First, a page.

I am finding university such an amazing experience  - and I never thought that I would manage as well as I have. I share a house on campus with eleven other people and it is great to be able to have people to talk to who know what you are going through and that you're all in the same position when you start. I absolutely love university life, aside from the mess of sharing a kitchen with eleven people! At times it can be daunting to have to manage your own time but it is such a great opportunity to be able to study something you love with other people.


Class of 2015

Rachel – studying Theology and Religion at the University of Chichester.

I was someone who was a little unsure as to whether to go to university or not, however, my first year has been an unforgettable experience and the choice to go to university is one of the best I have made. The course is very interesting and includes much thought-provoking discussion. I have thoroughly enjoyed reading around contemporary topics and creating essays on the new things I have learned. There is a lot of independent work and reading outside of lectures that you are expected to do but I enjoy the subject so much it doesn’t feel like work. The city is small so it suits me perfectly and it is easy to find your way around – everyone has been so welcoming.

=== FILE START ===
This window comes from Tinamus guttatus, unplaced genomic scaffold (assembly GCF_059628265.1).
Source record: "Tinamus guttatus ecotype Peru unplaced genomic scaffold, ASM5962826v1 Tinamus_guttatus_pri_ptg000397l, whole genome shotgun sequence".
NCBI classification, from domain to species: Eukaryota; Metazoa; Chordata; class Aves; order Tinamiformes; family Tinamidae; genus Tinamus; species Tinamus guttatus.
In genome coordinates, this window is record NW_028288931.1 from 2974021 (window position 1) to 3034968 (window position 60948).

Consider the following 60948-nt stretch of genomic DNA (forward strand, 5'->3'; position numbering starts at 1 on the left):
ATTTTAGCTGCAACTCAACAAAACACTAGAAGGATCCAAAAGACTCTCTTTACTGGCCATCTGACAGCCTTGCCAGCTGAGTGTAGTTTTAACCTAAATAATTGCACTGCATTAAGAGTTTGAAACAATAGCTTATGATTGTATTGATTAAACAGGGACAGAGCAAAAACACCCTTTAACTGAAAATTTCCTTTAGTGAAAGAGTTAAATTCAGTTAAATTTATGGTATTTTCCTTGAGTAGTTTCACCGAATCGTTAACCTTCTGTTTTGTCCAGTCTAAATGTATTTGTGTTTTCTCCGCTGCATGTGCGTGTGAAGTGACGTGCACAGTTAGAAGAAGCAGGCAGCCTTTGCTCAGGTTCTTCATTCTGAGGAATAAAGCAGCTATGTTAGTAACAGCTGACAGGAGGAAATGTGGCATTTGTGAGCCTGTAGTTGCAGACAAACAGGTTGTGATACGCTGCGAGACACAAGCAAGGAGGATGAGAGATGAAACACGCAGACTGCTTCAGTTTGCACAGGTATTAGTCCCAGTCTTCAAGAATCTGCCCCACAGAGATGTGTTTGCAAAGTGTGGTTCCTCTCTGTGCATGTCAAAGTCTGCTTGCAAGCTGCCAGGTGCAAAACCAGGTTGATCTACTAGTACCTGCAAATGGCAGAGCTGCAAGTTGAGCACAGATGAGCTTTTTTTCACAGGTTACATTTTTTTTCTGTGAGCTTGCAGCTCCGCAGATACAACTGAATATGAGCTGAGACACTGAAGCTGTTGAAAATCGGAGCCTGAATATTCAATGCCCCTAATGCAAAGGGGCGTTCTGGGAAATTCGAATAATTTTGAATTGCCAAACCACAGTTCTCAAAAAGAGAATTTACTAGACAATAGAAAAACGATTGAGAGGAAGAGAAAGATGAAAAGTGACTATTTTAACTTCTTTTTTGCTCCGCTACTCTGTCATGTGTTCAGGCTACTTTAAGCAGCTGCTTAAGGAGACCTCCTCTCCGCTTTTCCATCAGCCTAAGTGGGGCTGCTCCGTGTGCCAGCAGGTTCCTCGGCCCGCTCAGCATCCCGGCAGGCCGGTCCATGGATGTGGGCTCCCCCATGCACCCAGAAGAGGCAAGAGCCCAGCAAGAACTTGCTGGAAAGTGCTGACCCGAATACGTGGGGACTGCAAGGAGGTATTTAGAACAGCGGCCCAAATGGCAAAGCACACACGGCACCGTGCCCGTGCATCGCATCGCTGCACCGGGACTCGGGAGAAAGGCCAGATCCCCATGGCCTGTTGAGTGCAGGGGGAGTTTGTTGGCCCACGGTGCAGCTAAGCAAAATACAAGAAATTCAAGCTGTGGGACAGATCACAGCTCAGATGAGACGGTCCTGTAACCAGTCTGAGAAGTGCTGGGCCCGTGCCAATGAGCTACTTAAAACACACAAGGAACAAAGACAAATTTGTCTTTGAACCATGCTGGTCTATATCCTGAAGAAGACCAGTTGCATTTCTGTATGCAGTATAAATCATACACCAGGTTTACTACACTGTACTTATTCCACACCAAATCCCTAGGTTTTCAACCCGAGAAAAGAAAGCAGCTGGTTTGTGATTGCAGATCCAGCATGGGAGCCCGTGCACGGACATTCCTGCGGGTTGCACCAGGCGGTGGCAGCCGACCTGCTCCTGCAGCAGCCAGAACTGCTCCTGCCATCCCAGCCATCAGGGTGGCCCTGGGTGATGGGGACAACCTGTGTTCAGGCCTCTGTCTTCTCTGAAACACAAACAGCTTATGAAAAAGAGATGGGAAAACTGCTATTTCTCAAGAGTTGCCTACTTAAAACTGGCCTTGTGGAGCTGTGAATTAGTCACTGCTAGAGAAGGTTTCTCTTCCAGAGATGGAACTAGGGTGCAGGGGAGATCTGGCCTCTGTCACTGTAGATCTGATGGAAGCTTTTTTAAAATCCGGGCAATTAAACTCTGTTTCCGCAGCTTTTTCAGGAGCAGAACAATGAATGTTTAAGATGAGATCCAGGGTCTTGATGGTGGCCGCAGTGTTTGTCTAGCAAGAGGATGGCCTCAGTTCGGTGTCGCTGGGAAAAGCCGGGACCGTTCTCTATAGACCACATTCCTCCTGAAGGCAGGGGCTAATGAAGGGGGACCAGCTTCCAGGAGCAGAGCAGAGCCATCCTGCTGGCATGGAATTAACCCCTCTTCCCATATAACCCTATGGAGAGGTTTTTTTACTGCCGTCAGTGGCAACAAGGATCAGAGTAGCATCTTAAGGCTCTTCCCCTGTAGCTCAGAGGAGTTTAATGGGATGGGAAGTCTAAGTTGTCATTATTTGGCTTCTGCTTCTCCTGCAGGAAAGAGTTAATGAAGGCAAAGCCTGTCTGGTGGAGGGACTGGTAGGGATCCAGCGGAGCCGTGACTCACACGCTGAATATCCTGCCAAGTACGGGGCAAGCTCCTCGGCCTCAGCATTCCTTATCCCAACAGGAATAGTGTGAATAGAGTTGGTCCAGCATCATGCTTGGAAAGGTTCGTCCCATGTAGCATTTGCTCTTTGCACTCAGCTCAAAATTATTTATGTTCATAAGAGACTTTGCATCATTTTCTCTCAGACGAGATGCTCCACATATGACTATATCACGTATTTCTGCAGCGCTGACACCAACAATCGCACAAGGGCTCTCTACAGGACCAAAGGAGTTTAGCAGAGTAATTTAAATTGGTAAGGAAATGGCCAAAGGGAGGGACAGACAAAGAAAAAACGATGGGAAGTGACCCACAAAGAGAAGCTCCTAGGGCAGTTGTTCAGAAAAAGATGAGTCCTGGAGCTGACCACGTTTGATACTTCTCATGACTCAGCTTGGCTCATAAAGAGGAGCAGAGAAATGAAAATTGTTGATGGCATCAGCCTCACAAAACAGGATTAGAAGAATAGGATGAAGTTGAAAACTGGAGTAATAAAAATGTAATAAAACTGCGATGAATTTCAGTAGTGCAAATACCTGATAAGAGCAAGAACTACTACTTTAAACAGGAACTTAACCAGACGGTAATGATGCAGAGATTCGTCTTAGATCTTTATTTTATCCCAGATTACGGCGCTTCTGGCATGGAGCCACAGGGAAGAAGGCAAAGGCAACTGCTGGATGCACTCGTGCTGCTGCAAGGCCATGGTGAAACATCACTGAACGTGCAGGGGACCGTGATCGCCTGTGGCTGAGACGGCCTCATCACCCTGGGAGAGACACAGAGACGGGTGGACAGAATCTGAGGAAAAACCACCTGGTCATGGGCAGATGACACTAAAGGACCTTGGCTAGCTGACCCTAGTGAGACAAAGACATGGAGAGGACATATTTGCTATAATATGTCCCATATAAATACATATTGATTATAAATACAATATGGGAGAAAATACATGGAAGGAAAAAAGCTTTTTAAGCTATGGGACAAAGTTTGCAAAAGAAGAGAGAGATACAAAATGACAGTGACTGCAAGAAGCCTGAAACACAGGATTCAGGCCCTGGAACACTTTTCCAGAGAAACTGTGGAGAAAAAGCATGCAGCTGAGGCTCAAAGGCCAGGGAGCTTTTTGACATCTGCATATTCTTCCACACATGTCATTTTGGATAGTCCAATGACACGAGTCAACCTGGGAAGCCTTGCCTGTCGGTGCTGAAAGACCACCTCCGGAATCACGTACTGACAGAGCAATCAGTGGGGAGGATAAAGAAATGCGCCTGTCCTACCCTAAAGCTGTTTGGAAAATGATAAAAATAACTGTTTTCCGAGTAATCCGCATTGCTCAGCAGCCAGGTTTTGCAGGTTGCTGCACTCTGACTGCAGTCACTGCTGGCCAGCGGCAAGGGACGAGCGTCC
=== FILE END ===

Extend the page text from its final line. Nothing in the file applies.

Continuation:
The people that I live with are the most wonderful part of university. We have spent a lot of time together. One of my hall mates is from America and so we held a large thanksgiving dinner with our course mates. This is one of my favourite memories so far as it really brought us all together as a group. Since then, we celebrate most holidays and birthdays (and whatever else we can find excuse for) by eating way too much food and sometimes drinking a little too much wine.